Evaluation of constant thickness cartilage models vs. patient specific cartilage models for an optimized computer-assisted planning of periacetabular osteotomy

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From: PLoS ONE(Vol. 11, Issue 1)
Publisher: Public Library of Science
Document Type: Report
Length: 4,631 words
Lexile Measure: 1480L

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Abstract :

Modern computerized planning tools for periacetabular osteotomy (PAO) use either morphology-based or biomechanics-based methods. The latter relies on estimation of peak contact pressures and contact areas using either patient specific or constant thickness cartilage models. We performed a finite element analysis investigating the optimal reorientation of the acetabulum in PAO surgery based on simulated joint contact pressures and contact areas using patient specific cartilage model. Furthermore we investigated the influences of using patient specific cartilage model or constant thickness cartilage model on the biomechanical simulation results. Ten specimens with hip dysplasia were used in this study. Image data were available from CT arthrography studies. Bone models were reconstructed. Mesh models for the patient specific cartilage were defined and subsequently loaded under previously reported boundary and loading conditions. Peak contact pressures and contact areas were estimated in the original position. Afterwards we used a validated preoperative planning software to change the acetabular inclination by an increment of 5° and measured the lateral center edge angle (LCE) at each reorientation position. The position with the largest contact area and the lowest peak contact pressure was defined as the optimal position. In order to investigate the influence of using patient specific cartilage model or constant thickness cartilage model on the biomechanical simulation results, the same procedure was repeated with the same bone models but with a cartilage mesh of constant thickness. Comparison of the peak contact pressures and the contact areas between these two different cartilage models showed that good correlation between these two cartilage models for peak contact pressures (r = 0.634 [element of] [0.6, 0.8], p 0.8, p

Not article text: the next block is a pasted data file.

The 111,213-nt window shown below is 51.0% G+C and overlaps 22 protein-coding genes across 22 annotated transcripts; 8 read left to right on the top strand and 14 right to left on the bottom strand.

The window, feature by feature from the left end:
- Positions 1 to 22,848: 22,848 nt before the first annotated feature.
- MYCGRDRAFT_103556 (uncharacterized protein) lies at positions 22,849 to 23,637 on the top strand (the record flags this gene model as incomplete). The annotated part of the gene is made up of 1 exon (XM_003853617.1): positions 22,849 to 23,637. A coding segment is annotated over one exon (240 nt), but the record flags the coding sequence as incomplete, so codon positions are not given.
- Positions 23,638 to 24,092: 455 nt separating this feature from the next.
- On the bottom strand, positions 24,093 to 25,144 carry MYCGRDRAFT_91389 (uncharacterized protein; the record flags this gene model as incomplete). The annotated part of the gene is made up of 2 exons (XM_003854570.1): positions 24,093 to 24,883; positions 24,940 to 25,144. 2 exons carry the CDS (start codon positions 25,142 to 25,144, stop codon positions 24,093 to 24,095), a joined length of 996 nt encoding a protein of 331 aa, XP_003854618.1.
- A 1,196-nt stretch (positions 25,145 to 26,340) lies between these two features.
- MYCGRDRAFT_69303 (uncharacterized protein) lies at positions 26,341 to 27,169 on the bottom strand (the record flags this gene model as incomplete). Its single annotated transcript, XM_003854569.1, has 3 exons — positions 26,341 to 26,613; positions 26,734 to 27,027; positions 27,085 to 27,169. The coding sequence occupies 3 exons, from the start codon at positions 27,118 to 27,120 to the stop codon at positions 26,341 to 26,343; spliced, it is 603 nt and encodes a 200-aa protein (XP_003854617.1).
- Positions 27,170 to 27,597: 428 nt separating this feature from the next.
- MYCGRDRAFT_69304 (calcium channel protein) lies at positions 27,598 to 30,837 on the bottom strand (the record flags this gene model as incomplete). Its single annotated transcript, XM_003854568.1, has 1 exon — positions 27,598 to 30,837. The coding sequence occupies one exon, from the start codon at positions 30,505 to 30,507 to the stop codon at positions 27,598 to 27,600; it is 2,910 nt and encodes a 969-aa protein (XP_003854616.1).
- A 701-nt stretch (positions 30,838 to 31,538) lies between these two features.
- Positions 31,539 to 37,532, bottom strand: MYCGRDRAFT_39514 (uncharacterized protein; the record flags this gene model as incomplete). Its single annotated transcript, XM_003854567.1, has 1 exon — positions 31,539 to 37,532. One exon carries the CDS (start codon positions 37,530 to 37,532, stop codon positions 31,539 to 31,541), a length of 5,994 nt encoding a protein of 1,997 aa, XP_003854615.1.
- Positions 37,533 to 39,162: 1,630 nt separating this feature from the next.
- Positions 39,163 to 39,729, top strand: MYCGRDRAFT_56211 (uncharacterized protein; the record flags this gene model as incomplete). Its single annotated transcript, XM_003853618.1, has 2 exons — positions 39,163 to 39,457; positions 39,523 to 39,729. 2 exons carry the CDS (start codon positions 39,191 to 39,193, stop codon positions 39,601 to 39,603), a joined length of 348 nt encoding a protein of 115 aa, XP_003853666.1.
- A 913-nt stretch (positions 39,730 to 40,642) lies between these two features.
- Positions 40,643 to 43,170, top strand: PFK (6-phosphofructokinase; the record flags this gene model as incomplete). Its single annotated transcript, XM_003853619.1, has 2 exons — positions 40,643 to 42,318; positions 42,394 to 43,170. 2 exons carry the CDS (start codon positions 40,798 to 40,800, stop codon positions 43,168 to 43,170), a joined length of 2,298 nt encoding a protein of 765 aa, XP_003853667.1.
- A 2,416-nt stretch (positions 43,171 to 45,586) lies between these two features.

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Gale Document Number: GALE|A439084941